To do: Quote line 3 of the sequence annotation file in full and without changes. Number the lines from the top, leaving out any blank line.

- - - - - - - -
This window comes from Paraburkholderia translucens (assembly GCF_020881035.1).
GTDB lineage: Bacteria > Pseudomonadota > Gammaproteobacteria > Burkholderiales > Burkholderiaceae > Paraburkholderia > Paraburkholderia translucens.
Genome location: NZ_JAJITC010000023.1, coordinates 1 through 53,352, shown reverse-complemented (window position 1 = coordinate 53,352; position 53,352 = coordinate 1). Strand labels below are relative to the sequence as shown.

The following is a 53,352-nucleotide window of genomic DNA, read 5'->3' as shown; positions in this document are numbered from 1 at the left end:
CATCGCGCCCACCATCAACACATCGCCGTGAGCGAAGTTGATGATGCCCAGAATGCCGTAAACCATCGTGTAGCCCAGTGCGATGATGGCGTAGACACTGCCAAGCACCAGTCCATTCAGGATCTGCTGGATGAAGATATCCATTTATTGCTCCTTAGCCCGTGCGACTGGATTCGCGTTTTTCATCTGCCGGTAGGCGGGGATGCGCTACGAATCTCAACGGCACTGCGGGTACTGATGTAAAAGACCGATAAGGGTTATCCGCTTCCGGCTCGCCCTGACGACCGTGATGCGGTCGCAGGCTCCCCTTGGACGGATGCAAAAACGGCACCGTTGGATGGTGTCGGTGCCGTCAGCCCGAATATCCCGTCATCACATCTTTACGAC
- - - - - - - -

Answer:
Genome location: NZ_JAJITC010000023.1, coordinates 1 through 53,352, shown reverse-complemented (window position 1 = coordinate 53,352; position 53,352 = coordinate 1). Strand labels below are relative to the sequence as shown.